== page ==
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Tag: alcohol

Wilkerson's mom calls out reporter for lying about son's alcohol issues

Wilkerson's mom calls out reporter for lying about son's alcohol issues

Sports
March 9 (UPI) -- The mother of former New York Jets defender Muhammad Wilkerson claims that a reporter lied about her son having issues with alcohol and is threatening legal action.Ka'idah called into CBS Sports Radio's Boomer and Gio show on WFAN 660 on Friday to defend her son after a reporter from the New York Daily News stated that Wilkerson has "issues with alcohol."The Daily News' Manish Mehta made the claim after NFL Network reported that the free agent is visiting the New Orleans Saints."I am livid," Ka'idah said on the radio show. "Manish have never liked Muhammad.""He has always written horrible things about my son. Muhammad does not pay Manish any attention, so therefore he always has something against him. Where's his proof? Where's your proof, Manish?"The Jets suspended Wilker...
Drinking alcohol plays role in living past 90, researchers say

Drinking alcohol plays role in living past 90, researchers say

Health
Feb. 19 (UPI) -- Here's some information to ponder while hitting the gym instead of a bar: Beer and wine have better health benefits than exercise in terms of longevity.Those are the findings of University of California neurologist Claudia Kawas and other researchers conducting the 90+ Study, an effort that started in 2003 to explore impacts of daily habits on longevity.In the 1,700-person survey, people who drank about two glasses of beer or wine per day were 18 percent less likely to experience a premature death than those who abstain -- but participants who exercised 15 to 45 minutes a day cut the same risk by 11 percent.As part of the survey, researchers perform neurological, neuropsychological and cognitive tests on the participants every six months at the Clinic for Aging Research an...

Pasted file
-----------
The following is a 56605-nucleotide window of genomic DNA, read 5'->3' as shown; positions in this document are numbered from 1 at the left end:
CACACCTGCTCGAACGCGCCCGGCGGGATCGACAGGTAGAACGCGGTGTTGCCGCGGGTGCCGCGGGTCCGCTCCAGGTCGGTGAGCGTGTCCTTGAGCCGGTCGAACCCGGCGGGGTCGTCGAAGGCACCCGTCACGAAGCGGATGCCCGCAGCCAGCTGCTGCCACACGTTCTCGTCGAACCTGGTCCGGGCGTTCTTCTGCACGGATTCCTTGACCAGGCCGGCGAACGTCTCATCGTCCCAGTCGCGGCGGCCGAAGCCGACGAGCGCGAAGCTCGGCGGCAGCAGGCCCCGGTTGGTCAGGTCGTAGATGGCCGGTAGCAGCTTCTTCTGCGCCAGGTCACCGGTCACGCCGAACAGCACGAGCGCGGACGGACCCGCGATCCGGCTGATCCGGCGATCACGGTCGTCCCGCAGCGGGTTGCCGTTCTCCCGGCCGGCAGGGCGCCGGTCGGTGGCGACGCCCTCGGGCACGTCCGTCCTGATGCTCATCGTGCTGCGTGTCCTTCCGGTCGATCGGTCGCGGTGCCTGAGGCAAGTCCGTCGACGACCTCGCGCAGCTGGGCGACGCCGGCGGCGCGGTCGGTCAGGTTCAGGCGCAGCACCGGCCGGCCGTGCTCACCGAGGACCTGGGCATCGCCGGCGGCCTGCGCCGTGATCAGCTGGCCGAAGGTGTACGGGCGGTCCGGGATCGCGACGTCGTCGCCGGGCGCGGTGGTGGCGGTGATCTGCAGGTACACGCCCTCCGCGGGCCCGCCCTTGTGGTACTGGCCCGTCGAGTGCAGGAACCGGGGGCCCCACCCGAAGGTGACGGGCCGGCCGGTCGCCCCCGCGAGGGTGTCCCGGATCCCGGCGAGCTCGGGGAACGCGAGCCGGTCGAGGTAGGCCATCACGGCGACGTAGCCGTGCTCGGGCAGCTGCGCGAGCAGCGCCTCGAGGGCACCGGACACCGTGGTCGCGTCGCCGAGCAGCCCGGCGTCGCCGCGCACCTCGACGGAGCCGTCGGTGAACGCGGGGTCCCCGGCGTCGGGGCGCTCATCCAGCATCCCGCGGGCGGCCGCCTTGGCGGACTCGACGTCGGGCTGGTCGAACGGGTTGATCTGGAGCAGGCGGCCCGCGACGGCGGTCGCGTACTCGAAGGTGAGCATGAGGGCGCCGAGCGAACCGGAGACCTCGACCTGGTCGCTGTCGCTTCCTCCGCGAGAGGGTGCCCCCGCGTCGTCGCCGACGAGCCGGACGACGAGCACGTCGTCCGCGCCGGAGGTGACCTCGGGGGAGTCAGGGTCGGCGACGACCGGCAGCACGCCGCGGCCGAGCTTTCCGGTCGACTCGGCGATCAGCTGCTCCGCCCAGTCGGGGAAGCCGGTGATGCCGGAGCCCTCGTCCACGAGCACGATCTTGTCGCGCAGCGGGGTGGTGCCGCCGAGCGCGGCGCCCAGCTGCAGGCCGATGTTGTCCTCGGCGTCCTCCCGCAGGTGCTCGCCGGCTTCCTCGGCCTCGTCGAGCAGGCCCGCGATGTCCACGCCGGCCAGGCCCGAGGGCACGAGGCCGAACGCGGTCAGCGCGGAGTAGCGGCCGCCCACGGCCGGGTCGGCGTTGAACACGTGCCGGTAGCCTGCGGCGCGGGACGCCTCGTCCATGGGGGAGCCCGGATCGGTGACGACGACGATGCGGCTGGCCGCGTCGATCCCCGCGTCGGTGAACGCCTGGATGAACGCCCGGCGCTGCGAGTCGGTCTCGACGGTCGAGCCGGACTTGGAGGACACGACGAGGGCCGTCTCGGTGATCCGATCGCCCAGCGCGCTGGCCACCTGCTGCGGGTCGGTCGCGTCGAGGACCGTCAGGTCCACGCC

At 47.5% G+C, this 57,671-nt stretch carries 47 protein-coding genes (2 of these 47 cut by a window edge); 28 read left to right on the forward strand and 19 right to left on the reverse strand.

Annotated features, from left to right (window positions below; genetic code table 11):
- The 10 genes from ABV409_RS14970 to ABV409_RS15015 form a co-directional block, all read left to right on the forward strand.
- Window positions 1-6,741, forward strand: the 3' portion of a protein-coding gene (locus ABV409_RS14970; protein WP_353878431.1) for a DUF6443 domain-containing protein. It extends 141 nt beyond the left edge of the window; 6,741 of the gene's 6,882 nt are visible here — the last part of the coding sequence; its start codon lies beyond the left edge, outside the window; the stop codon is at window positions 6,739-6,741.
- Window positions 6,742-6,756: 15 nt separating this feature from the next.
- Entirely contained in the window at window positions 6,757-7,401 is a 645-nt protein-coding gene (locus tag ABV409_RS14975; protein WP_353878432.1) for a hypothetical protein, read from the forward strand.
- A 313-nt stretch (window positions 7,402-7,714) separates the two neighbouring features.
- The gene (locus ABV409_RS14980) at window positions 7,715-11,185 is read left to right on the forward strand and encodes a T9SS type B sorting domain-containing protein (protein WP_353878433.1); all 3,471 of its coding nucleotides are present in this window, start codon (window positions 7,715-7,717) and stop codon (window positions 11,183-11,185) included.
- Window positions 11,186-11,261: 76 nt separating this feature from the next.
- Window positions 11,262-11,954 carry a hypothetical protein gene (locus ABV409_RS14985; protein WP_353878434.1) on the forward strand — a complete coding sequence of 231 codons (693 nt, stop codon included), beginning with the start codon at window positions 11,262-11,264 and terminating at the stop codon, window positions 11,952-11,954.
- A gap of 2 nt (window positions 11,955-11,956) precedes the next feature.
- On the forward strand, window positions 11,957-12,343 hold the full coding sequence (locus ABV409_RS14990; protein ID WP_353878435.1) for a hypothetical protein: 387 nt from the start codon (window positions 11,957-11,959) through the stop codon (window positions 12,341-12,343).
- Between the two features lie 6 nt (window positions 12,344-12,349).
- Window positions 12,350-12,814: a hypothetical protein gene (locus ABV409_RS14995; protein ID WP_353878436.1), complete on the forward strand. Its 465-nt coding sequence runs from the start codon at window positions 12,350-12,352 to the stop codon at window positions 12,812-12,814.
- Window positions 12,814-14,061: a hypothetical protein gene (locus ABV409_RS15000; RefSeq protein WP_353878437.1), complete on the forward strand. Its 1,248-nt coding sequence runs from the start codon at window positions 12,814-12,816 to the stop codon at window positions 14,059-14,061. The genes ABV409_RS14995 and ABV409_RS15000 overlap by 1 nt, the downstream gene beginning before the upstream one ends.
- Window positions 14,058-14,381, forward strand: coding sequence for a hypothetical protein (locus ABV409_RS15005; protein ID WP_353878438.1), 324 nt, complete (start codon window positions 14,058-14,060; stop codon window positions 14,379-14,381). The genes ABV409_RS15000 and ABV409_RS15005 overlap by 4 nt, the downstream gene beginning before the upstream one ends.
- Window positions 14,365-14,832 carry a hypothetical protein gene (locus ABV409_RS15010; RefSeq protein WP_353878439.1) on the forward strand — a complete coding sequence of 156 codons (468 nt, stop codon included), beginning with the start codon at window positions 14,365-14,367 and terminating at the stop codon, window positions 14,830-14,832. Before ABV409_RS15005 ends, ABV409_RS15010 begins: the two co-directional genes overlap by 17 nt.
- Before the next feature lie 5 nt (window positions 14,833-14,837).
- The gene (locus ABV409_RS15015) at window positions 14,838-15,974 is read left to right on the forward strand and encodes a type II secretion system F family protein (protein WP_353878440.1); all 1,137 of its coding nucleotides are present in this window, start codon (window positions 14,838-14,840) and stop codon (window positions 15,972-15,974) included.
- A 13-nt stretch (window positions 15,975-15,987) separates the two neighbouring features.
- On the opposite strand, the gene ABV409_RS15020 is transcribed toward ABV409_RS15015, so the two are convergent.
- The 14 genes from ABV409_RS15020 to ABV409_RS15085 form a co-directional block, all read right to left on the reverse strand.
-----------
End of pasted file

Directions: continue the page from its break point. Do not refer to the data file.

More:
5 Real Women Share What It Was Like Giving Up Alcohol for a Month

5 Real Women Share What It Was Like Giving Up Alcohol for a Month

Health
Until last month, I did not fully understand the effects of alcohol. Sure, I’d experienced a tipsy night out and enjoyed the next day’s lovely hangover. But when I gave up alcohol (one of many rules of the Whole30 program, which I did in January), I gradually became aware of how much things change when you part with your Pinot noir.I definitely experienced health perks: I was able to focus my energy on quality catch-ups over coffee, didn’t have liquor-induced late night cravings, and made it to more morning workout classes than usual. Yet what shocked me was how much my social life shifted over the course of 30 days.RELATED: What's the Lowest Calorie Alcohol? 8 Drinks RankedA friend’s request to meet for a “quick drink” led to my long explanation about my no-alcohol decision
Study reveals low alcohol consumption has brain-cleansing function

Study reveals low alcohol consumption has brain-cleansing function

Health
Feb. 2 (UPI) -- Drinking alcohol at low levels can clear away brain toxins, including those associated with Alzheimer's disease, a study published Friday indicates.The research, published in the journal Scientific Reports, shows that low levels of consumption reduced inflammation in the brains of mice.Researchers focused on the glymphatic system, a brain-cleaning process first described in 2012 by Dr. Maiken Nedergaard, the lead author of the new study.The system works by pumping cerebral spinal fluid into brain tissue to flush away waste, including proteins associated with dementia. Follow-up studies indicate that the glymphatic system works best during sleep and improves with exercise.The new study showed that animals exposed to long-term use of alcohol displayed high levels of a marker ...
Here's What Can Happen to Your Body When You Cut Out Alcohol

Here's What Can Happen to Your Body When You Cut Out Alcohol

Health
This is all the motivation you need for Dry January. The latest New Year’s trend has nothing to do with alcohol—literally. For millions of people, January 1 marks the first day of not just a new year, but a “dry” January, or month-long break with booze. Started by the UK's Alcohol Concern organization in 2013, the movement’s main goal is to help people "reset their relationship with alcohol." But what happens to your body when you become a temporary teetotaler?“Nothing bad,” says Jamile Wakim-Fleming, MD, a hepatologist at the Cleveland Clinic. “[Abstaining temporarily] is only going to be beneficial.” (One caveat: heavy drinkers should only quit with medical assistance, since they can experience a life-threatening form of withdrawal.)Thi